R. We know Biden not only because he was part of the Obama presidency, but in years past, when he was a senator, he always supported immigration reform like the amnesty we won in 1986. Right now, there is not much talk about immigration reform. , but I am sure that, by winning Joe Biden, we will be able to work back in a legalization program, which has always been the history of the United States. All the emigrants who came here, wherever they came from, eventually became citizens and right now we need to do that, because we have already been in a legalization plan for more than 20 years.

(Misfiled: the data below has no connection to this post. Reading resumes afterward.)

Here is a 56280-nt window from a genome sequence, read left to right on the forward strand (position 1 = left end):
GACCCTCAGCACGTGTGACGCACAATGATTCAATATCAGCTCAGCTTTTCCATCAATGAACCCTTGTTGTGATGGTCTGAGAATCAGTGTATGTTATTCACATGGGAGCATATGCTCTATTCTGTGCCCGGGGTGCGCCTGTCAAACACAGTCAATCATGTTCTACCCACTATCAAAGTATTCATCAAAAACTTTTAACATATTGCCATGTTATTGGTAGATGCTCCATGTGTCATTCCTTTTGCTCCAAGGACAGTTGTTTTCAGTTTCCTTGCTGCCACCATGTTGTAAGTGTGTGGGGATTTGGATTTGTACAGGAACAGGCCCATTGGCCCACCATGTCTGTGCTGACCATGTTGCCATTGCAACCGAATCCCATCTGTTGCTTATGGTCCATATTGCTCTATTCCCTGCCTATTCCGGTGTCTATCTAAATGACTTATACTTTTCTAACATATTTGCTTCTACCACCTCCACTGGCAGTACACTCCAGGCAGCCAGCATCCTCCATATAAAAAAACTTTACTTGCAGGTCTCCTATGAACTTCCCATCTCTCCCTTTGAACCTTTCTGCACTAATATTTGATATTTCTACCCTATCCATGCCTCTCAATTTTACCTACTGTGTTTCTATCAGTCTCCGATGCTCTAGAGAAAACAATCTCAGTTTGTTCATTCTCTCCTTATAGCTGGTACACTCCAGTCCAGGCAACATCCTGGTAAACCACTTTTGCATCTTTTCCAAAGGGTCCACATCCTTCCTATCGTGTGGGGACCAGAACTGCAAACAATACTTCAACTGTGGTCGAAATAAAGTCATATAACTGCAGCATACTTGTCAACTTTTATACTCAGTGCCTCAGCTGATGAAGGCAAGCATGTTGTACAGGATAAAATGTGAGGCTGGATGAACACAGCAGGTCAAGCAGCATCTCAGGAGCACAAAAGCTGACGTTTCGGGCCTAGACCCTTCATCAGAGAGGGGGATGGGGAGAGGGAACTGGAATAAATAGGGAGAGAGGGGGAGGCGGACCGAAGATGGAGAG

P. However, last year you criticized Biden when in one of the Democratic debates he spoke of criminalizing illegal border crossing.
R. We hope you change your position. We know we have a lot more Latinos in Congress right now. He depends on us for the choice. But he is a decent person, a person with whom I think one can reason. It's not crazy (laughs). She is not a person who just thinks of herself. I am very hopeful that we can talk to Joe Biden, because he is a person of reason and that we can move forward with immigration reform, but we always have to remind people that Congress makes the laws.
P. Since Trump became president, we have seen some of the toughest measures against immigration, such as the separation of migrant children from their parents or the program by which the United States sends asylum seekers to Mexico. However, public opinion seems to have lost interest in the subject. Why is it so difficult to sensitize Americans to an issue so intrinsic to this country as immigration?